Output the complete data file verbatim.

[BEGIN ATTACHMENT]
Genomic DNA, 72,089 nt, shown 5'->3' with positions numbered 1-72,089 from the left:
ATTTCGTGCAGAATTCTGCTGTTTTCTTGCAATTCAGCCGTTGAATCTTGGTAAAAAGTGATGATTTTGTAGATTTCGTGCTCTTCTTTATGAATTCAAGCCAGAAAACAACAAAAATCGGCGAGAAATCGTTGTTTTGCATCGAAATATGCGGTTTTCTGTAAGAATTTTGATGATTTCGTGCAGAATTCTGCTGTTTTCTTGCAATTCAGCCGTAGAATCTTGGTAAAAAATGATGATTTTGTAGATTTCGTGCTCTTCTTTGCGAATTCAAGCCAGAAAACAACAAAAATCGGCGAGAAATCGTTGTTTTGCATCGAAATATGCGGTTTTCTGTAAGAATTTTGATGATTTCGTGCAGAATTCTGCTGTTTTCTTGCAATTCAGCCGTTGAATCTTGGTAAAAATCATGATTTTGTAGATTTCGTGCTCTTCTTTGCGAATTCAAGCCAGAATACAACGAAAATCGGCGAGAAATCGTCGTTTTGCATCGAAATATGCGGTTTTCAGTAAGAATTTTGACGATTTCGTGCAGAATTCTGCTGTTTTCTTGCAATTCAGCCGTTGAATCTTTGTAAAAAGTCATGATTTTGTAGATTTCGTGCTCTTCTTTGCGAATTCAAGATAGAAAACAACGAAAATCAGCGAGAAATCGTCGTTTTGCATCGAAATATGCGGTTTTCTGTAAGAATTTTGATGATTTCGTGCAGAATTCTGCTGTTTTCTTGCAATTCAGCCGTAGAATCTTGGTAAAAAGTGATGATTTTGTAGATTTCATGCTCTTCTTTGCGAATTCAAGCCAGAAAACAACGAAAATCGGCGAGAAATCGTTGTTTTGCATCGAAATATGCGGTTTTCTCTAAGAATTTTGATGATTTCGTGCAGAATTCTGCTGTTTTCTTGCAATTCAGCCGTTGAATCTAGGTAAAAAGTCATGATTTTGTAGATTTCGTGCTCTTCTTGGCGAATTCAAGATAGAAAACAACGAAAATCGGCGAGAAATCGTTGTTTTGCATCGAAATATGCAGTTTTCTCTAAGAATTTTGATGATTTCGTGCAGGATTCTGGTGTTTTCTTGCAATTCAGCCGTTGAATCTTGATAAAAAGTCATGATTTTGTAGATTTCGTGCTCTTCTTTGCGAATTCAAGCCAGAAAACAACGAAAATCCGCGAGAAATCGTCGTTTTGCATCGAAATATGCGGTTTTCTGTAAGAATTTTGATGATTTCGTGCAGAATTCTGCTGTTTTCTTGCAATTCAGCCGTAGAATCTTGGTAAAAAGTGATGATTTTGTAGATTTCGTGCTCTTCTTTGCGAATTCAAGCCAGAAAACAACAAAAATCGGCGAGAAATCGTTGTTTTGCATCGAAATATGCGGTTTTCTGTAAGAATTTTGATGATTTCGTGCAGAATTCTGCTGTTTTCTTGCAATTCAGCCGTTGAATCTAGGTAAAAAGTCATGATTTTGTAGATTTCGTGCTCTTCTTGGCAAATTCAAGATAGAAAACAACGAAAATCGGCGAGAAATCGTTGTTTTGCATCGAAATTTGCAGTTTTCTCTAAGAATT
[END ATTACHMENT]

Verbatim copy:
Genomic DNA, 72,089 nt, shown 5'->3' with positions numbered 1-72,089 from the left:
ATTTCGTGCAGAATTCTGCTGTTTTCTTGCAATTCAGCCGTTGAATCTTGGTAAAAAGTGATGATTTTGTAGATTTCGTGCTCTTCTTTATGAATTCAAGCCAGAAAACAACAAAAATCGGCGAGAAATCGTTGTTTTGCATCGAAATATGCGGTTTTCTGTAAGAATTTTGATGATTTCGTGCAGAATTCTGCTGTTTTCTTGCAATTCAGCCGTAGAATCTTGGTAAAAAATGATGATTTTGTAGATTTCGTGCTCTTCTTTGCGAATTCAAGCCAGAAAACAACAAAAATCGGCGAGAAATCGTTGTTTTGCATCGAAATATGCGGTTTTCTGTAAGAATTTTGATGATTTCGTGCAGAATTCTGCTGTTTTCTTGCAATTCAGCCGTTGAATCTTGGTAAAAATCATGATTTTGTAGATTTCGTGCTCTTCTTTGCGAATTCAAGCCAGAATACAACGAAAATCGGCGAGAAATCGTCGTTTTGCATCGAAATATGCGGTTTTCAGTAAGAATTTTGACGATTTCGTGCAGAATTCTGCTGTTTTCTTGCAATTCAGCCGTTGAATCTTTGTAAAAAGTCATGATTTTGTAGATTTCGTGCTCTTCTTTGCGAATTCAAGATAGAAAACAACGAAAATCAGCGAGAAATCGTCGTTTTGCATCGAAATATGCGGTTTTCTGTAAGAATTTTGATGATTTCGTGCAGAATTCTGCTGTTTTCTTGCAATTCAGCCGTAGAATCTTGGTAAAAAGTGATGATTTTGTAGATTTCATGCTCTTCTTTGCGAATTCAAGCCAGAAAACAACGAAAATCGGCGAGAAATCGTTGTTTTGCATCGAAATATGCGGTTTTCTCTAAGAATTTTGATGATTTCGTGCAGAATTCTGCTGTTTTCTTGCAATTCAGCCGTTGAATCTAGGTAAAAAGTCATGATTTTGTAGATTTCGTGCTCTTCTTGGCGAATTCAAGATAGAAAACAACGAAAATCGGCGAGAAATCGTTGTTTTGCATCGAAATATGCAGTTTTCTCTAAGAATTTTGATGATTTCGTGCAGGATTCTGGTGTTTTCTTGCAATTCAGCCGTTGAATCTTGATAAAAAGTCATGATTTTGTAGATTTCGTGCTCTTCTTTGCGAATTCAAGCCAGAAAACAACGAAAATCCGCGAGAAATCGTCGTTTTGCATCGAAATATGCGGTTTTCTGTAAGAATTTTGATGATTTCGTGCAGAATTCTGCTGTTTTCTTGCAATTCAGCCGTAGAATCTTGGTAAAAAGTGATGATTTTGTAGATTTCGTGCTCTTCTTTGCGAATTCAAGCCAGAAAACAACAAAAATCGGCGAGAAATCGTTGTTTTGCATCGAAATATGCGGTTTTCTGTAAGAATTTTGATGATTTCGTGCAGAATTCTGCTGTTTTCTTGCAATTCAGCCGTTGAATCTAGGTAAAAAGTCATGATTTTGTAGATTTCGTGCTCTTCTTGGCAAATTCAAGATAGAAAACAACGAAAATCGGCGAGAAATCGTTGTTTTGCATCGAAATTTGCAGTTTTCTCTAAGAATT